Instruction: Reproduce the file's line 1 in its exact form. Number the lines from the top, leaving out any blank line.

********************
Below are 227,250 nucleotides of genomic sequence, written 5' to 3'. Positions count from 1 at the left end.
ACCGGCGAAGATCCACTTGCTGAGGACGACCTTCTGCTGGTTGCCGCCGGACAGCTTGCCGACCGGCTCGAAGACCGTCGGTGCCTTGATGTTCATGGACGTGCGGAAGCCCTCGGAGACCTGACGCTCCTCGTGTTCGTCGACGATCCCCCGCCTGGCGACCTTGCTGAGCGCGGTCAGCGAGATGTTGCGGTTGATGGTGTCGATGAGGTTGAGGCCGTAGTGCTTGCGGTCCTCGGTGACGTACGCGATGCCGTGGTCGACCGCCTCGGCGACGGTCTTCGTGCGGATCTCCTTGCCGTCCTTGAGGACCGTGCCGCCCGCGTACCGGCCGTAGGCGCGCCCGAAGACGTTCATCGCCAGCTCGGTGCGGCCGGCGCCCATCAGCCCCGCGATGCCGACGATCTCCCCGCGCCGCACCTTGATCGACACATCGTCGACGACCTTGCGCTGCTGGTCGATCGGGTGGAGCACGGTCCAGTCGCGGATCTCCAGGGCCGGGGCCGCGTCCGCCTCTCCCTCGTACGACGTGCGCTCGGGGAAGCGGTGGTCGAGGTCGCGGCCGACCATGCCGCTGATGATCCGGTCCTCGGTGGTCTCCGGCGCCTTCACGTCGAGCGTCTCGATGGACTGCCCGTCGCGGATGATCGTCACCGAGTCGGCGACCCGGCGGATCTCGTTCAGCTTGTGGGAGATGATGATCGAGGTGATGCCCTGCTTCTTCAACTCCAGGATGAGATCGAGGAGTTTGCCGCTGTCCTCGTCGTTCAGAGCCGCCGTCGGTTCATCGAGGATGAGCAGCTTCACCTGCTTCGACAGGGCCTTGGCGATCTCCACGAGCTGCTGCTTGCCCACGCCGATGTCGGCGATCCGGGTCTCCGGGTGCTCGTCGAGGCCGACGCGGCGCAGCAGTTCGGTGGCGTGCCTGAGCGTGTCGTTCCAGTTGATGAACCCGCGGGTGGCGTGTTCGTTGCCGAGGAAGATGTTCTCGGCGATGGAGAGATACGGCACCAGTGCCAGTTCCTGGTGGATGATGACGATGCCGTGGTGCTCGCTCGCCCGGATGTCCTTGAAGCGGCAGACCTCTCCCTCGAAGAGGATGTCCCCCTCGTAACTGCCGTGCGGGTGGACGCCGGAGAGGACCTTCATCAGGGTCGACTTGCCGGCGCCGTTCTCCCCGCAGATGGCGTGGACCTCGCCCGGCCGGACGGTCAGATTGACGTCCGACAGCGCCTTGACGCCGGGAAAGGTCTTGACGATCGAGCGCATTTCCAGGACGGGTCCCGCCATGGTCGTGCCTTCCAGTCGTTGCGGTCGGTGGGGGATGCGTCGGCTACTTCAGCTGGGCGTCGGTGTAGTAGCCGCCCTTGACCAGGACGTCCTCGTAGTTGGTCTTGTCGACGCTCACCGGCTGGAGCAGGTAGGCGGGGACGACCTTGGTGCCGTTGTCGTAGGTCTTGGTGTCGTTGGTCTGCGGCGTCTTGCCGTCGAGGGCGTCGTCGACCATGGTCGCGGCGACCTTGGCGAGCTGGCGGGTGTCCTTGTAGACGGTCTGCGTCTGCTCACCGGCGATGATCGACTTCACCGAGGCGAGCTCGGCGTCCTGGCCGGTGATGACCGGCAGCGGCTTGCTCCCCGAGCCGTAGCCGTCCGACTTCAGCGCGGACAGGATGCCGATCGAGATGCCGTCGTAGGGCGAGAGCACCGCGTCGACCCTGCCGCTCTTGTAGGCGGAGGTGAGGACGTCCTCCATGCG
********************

Below are 227,250 nucleotides of genomic sequence, written 5' to 3'. Positions count from 1 at the left end.